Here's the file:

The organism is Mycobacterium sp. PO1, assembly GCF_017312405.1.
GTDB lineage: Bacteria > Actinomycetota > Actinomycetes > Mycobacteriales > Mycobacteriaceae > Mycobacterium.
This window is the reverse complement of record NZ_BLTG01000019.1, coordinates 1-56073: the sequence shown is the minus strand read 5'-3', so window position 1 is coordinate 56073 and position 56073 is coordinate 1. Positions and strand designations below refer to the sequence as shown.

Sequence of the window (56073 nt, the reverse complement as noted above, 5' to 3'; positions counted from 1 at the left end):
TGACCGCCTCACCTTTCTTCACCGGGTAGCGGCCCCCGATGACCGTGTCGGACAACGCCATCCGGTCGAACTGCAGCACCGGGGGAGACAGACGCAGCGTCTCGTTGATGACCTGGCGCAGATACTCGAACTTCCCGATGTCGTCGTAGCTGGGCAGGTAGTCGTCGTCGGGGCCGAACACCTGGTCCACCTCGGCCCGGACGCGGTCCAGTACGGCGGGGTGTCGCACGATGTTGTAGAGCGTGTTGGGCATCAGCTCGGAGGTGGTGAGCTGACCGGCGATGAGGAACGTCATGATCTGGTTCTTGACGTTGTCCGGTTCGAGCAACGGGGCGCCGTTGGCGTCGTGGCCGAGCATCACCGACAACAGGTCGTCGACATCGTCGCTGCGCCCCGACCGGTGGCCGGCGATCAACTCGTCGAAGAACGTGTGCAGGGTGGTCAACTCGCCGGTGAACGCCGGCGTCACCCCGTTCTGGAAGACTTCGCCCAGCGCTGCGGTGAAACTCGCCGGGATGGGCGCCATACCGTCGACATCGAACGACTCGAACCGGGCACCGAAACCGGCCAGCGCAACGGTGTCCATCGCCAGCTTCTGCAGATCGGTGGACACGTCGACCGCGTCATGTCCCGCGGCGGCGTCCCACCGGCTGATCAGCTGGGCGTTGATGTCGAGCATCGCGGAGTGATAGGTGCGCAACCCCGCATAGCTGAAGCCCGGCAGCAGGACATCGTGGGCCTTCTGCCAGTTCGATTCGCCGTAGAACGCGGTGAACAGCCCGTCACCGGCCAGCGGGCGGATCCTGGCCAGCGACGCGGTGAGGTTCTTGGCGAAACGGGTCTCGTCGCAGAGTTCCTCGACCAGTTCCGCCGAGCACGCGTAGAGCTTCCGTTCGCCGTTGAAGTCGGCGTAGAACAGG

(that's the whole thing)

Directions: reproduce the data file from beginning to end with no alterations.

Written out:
The organism is Mycobacterium sp. PO1, assembly GCF_017312405.1.
GTDB lineage: Bacteria > Actinomycetota > Actinomycetes > Mycobacteriales > Mycobacteriaceae > Mycobacterium.
This window is the reverse complement of record NZ_BLTG01000019.1, coordinates 1-56073: the sequence shown is the minus strand read 5'-3', so window position 1 is coordinate 56073 and position 56073 is coordinate 1. Positions and strand designations below refer to the sequence as shown.

Sequence of the window (56073 nt, the reverse complement as noted above, 5' to 3'; positions counted from 1 at the left end):
TGACCGCCTCACCTTTCTTCACCGGGTAGCGGCCCCCGATGACCGTGTCGGACAACGCCATCCGGTCGAACTGCAGCACCGGGGGAGACAGACGCAGCGTCTCGTTGATGACCTGGCGCAGATACTCGAACTTCCCGATGTCGTCGTAGCTGGGCAGGTAGTCGTCGTCGGGGCCGAACACCTGGTCCACCTCGGCCCGGACGCGGTCCAGTACGGCGGGGTGTCGCACGATGTTGTAGAGCGTGTTGGGCATCAGCTCGGAGGTGGTGAGCTGACCGGCGATGAGGAACGTCATGATCTGGTTCTTGACGTTGTCCGGTTCGAGCAACGGGGCGCCGTTGGCGTCGTGGCCGAGCATCACCGACAACAGGTCGTCGACATCGTCGCTGCGCCCCGACCGGTGGCCGGCGATCAACTCGTCGAAGAACGTGTGCAGGGTGGTCAACTCGCCGGTGAACGCCGGCGTCACCCCGTTCTGGAAGACTTCGCCCAGCGCTGCGGTGAAACTCGCCGGGATGGGCGCCATACCGTCGACATCGAACGACTCGAACCGGGCACCGAAACCGGCCAGCGCAACGGTGTCCATCGCCAGCTTCTGCAGATCGGTGGACACGTCGACCGCGTCATGTCCCGCGGCGGCGTCCCACCGGCTGATCAGCTGGGCGTTGATGTCGAGCATCGCGGAGTGATAGGTGCGCAACCCCGCATAGCTGAAGCCCGGCAGCAGGACATCGTGGGCCTTCTGCCAGTTCGATTCGCCGTAGAACGCGGTGAACAGCCCGTCACCGGCCAGCGGGCGGATCCTGGCCAGCGACGCGGTGAGGTTCTTGGCGAAACGGGTCTCGTCGCAGAGTTCCTCGACCAGTTCCGCCGAGCACGCGTAGAGCTTCCGTTCGCCGTTGAAGTCGGCGTAGAACAGG